Hi, I’m Emma.
I might look ‘normal’ on the outside but inside there are titanium rods and screws, repaired disks, muscles that don’t work when they should, muscles which overcompensate and chronic pain.
But do you know what? I wouldn’t change the amazing journey that I’ve been on. So don’t feel sorry for me – it drives me mad when people say ‘poor you’. Instead I hope to inspire.
In 2000 I graduated from the University of Central Lancashire, with a BA (Hons) in Public Relations. I had a couple of jobs before becoming a press officer for a government-funded organisation. During this time I was fit and healthy, went to the gym regularly, and even ran the Great North Run.
2007 was a significant and busy year. I moved house, was promoted to PR Manager and also got married. I’d had a few twinges in my back but thought absolutely nothing of it. Then in the November my back went. And I could not move.
Tests revealed I had the spinal condition Spondylolisthesis, something I had been born with but typically only becomes symptomatic in your twenties. I was 28.
One vertebrae had slipped over another giving me a dent in my back, a prolapsed disk, muscles that were constantly in spasm and leg symptoms. This was never part of my life’s plan.
I was off work for a few months, determined that all would be ok. After I while I returned to work, but struggled to drive, I could not sit for long and was in constant pain so the following August I left the office and never went back.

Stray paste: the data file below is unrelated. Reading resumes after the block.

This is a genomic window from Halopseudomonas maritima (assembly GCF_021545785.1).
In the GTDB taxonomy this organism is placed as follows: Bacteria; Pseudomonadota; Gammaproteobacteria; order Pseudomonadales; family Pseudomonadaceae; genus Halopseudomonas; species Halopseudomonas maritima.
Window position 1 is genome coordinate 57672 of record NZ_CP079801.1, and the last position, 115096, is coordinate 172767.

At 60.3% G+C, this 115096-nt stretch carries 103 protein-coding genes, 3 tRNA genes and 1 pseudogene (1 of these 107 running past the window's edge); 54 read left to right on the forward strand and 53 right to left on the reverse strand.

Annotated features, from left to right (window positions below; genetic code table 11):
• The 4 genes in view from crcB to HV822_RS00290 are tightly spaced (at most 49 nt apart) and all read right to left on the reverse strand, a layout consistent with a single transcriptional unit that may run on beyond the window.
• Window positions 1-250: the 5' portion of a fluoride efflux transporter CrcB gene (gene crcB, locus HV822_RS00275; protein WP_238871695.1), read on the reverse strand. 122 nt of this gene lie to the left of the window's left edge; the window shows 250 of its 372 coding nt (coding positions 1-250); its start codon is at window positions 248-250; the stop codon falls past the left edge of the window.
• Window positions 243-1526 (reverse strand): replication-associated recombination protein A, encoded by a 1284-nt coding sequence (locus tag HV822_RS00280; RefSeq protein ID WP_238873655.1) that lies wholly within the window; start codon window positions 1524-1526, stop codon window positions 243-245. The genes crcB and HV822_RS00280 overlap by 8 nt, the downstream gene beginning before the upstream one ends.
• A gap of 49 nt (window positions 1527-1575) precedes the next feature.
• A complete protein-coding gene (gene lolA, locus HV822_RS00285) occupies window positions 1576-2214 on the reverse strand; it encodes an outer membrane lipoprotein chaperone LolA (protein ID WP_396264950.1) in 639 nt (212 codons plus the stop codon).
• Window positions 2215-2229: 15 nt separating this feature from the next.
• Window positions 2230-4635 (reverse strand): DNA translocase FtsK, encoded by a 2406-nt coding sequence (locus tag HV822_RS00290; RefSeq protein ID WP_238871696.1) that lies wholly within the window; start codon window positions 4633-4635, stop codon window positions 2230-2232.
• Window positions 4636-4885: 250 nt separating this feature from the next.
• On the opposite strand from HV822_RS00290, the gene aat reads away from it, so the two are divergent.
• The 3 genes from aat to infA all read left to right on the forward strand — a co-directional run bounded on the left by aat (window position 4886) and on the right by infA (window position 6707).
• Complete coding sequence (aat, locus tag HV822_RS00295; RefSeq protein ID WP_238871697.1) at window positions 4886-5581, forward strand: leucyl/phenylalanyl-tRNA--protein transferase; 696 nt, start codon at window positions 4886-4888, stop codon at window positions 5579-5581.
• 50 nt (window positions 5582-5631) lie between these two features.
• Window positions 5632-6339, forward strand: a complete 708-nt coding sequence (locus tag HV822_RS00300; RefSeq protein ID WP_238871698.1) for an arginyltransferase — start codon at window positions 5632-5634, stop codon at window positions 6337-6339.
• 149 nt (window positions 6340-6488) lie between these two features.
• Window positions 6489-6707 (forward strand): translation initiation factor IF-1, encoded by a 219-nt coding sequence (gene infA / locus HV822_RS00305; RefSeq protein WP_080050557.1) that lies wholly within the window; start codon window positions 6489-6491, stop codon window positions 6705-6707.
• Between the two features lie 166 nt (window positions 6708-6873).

In 2009 having tried every type of spinal injection, physiotherapy and acupuncture, I had my spine fused. I WOULD make a full recovery.
But I was still in serious pain, still walking with a walking stick and then I had a tear in another disk. Anger and frustration led to depression, which I failed to recognise until everything seemed to go ‘bang’.
I can remember crying solidly for 12 hours and my mother-in-law saying it was time to go to the doctors. Of course as soon as I saw the doctor I started crying who said to me ‘I’m surprised you’ve not been earlier’.
He was right I should have gone earlier – I was very depressed.
Part of the reason I had not wanted to admit this was that my father had taken his own life nine years earlier and I didn’t want to admit to being depressed as some say it can be genetic.
I look back now and think how totally stupid this was, my whole world had fallen apart and I was living in constant pain. Like so many I was being far too hard on myself. I should have asked for help earlier.
In 2011 I had further surgery and was determined to make a full recovery, but like many other people, unfortunately I have gone on to live with chronic pain.
But yet, I’m determined to make the best of things and 2014 IS going to be a great year.
I have finally met a fantastic NHS physio who is treating me as a ‘whole’ person. We are getting to the route of my remaining pain and I am becoming physically stronger every day.
My key phrases throughout my experience have been and remain to be ‘Everything happens for a reason’ and ‘Things always work out in the end’ – I truly believe these words and so should you.